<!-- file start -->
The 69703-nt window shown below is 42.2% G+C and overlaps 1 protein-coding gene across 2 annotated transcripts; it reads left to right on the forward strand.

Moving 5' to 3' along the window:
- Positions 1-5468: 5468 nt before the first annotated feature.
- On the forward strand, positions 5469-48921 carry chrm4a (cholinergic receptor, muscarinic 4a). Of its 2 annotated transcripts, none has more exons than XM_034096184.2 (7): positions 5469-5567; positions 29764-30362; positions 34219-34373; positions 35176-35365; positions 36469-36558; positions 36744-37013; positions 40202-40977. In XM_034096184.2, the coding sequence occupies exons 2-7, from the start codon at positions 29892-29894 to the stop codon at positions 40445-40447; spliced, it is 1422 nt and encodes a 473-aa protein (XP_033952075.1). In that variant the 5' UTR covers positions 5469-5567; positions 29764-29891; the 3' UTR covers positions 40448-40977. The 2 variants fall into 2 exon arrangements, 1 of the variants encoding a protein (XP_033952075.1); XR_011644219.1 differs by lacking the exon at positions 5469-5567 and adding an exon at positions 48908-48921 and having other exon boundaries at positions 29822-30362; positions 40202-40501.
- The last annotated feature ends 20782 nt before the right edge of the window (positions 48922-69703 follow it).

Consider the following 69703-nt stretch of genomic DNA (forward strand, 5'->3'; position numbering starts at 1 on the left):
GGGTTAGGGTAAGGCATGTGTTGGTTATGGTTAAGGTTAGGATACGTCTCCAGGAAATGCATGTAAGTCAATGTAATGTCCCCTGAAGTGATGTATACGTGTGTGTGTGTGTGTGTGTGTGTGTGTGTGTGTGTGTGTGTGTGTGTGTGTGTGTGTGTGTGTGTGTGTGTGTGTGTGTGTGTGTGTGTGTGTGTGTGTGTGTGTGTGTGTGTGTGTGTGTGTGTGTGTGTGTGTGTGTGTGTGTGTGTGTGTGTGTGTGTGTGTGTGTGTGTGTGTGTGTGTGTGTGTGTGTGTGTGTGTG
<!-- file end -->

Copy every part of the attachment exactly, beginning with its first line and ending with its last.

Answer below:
The 69703-nt window shown below is 42.2% G+C and overlaps 1 protein-coding gene across 2 annotated transcripts; it reads left to right on the forward strand.

Moving 5' to 3' along the window:
- Positions 1-5468: 5468 nt before the first annotated feature.
- On the forward strand, positions 5469-48921 carry chrm4a (cholinergic receptor, muscarinic 4a). Of its 2 annotated transcripts, none has more exons than XM_034096184.2 (7): positions 5469-5567; positions 29764-30362; positions 34219-34373; positions 35176-35365; positions 36469-36558; positions 36744-37013; positions 40202-40977. In XM_034096184.2, the coding sequence occupies exons 2-7, from the start codon at positions 29892-29894 to the stop codon at positions 40445-40447; spliced, it is 1422 nt and encodes a 473-aa protein (XP_033952075.1). In that variant the 5' UTR covers positions 5469-5567; positions 29764-29891; the 3' UTR covers positions 40448-40977. The 2 variants fall into 2 exon arrangements, 1 of the variants encoding a protein (XP_033952075.1); XR_011644219.1 differs by lacking the exon at positions 5469-5567 and adding an exon at positions 48908-48921 and having other exon boundaries at positions 29822-30362; positions 40202-40501.
- The last annotated feature ends 20782 nt before the right edge of the window (positions 48922-69703 follow it).

Consider the following 69703-nt stretch of genomic DNA (forward strand, 5'->3'; position numbering starts at 1 on the left):
GGGTTAGGGTAAGGCATGTGTTGGTTATGGTTAAGGTTAGGATACGTCTCCAGGAAATGCATGTAAGTCAATGTAATGTCCCCTGAAGTGATGTATACGTGTGTGTGTGTGTGTGTGTGTGTGTGTGTGTGTGTGTGTGTGTGTGTGTGTGTGTGTGTGTGTGTGTGTGTGTGTGTGTGTGTGTGTGTGTGTGTGTGTGTGTGTGTGTGTGTGTGTGTGTGTGTGTGTGTGTGTGTGTGTGTGTGTGTGTGTGTGTGTGTGTGTGTGTGTGTGTGTGTGTGTGTGTGTGTGTGTGTGTGTG